I use an iPod touch, but use the music functionality more than anything else. My daughter has an iPod Nano and has no desire for anything fancier, or for a smartphone; she barely uses the phone she has.

  • Mer Haskell

    Me: 1,2,4 — well, I can AFFORD a smartphone, but it doesn’t seem a useful allocation for my budget, when I have so little need for it. 2 informs 1 in this case.

    My stepdaughter, age 15: 1,3

    My mom, age 56: 1,2 — LOVES her iPod. LOVES having a phone. CANNOT contemplate why one would combine them.

    My husband–has a smart phone.

  • I have an ipod not-touch that lives full-time in my car, where I spend 2.5 hours per day. Having an mp3 player that I can control while driving (ie without looking at very much) is super important.

    I definitely prefer devices that do one thing well, but I am fortunate to be able to afford multiple devices. If I had to choose just one or two devices and all-in-one phone/texting thingy with MP3 capability would be fine.

    • I have an old one in my car as well. The battery’s shot and the screen’s a little wonky, but since I’m controlling it through the dashboard stereo, I don’t care.

      I also have a Shuffle for working out, but since I discovered I could prop up my iPad on the treadmill’s ledge and watch TV shows while jogging, the Shuffle hasn’t seen much use.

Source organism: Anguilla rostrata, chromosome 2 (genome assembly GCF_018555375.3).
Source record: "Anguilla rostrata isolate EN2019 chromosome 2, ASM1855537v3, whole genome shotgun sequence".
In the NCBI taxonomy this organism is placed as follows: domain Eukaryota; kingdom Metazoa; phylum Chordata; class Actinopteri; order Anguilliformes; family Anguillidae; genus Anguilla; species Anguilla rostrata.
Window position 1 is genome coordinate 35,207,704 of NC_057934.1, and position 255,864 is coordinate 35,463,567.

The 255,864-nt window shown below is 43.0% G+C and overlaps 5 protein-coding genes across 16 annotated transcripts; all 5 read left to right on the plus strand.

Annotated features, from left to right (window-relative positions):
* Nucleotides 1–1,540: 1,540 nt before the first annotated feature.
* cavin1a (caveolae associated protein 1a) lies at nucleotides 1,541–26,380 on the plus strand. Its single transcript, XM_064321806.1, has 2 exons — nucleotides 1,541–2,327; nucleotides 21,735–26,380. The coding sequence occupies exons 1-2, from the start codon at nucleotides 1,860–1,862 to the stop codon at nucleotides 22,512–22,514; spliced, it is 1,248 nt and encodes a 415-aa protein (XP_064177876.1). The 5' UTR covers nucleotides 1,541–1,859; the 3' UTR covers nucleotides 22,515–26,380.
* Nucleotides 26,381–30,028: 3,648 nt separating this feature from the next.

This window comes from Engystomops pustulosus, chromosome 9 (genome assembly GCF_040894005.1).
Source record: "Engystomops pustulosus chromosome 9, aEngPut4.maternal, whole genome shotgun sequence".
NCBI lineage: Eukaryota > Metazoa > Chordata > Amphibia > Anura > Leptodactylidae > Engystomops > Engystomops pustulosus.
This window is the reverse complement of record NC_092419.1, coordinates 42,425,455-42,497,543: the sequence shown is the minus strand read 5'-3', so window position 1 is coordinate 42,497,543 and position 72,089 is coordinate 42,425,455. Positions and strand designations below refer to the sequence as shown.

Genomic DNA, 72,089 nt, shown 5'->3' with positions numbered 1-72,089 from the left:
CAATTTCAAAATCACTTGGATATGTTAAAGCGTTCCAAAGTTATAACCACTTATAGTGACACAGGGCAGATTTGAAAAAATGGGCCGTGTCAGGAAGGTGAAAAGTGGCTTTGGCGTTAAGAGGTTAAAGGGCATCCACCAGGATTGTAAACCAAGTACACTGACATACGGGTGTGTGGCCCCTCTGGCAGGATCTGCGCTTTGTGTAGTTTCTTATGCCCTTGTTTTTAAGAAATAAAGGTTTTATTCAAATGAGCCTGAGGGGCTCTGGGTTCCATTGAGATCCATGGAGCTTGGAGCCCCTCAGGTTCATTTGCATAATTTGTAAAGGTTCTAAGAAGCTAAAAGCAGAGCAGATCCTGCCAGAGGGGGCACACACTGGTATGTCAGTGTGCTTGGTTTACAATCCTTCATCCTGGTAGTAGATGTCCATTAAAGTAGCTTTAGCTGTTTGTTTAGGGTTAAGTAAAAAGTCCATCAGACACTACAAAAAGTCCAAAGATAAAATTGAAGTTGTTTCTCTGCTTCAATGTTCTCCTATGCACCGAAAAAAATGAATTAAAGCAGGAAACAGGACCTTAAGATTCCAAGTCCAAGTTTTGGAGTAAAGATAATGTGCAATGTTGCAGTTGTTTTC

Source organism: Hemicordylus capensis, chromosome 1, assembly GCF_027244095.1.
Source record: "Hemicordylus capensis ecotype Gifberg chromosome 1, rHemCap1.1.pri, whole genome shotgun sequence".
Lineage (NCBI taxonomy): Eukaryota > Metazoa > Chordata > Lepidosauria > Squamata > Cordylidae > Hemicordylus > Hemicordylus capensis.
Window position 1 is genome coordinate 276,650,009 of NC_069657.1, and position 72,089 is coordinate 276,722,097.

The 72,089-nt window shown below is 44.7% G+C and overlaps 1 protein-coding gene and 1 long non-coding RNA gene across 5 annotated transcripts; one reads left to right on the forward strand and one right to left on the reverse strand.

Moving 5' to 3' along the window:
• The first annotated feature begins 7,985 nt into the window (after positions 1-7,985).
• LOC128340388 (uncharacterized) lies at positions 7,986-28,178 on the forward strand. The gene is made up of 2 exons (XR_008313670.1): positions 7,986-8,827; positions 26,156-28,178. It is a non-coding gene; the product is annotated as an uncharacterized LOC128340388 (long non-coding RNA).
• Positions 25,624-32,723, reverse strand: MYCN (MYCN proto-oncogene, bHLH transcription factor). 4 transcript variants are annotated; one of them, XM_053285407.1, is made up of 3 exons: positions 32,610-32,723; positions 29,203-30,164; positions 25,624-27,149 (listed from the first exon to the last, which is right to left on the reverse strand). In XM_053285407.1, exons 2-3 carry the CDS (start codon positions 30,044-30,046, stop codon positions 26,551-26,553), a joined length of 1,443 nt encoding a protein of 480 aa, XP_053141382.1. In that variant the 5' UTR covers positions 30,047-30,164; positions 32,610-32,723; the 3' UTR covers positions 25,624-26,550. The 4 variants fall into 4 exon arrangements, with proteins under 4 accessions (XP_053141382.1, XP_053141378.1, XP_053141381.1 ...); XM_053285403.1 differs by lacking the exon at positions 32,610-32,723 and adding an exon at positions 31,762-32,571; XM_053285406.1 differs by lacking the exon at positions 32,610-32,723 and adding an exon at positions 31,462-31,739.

• I’m still using a way old-school iPod with the wheel dohickey–it’s not even a Touch. My phone is three years old, which makes it an antique, but it still does what I need it to do and so I haven’t upgraded it. My husband gave me an iPad a couple of months ago. I don’t really use it for music; it’s too big, really. (I do use it as an eReader, among other things.)

    My approach to tech toys in general is that if what I have works well enough, I’m not really going to bother going out and getting something else. This is balanced by being married to someone who likes to buy me gadgets, but even my laptop is a couple years old at this point. (And come to think of it, he’s still using a separate mp3 player too. I think it’s a Touch though.)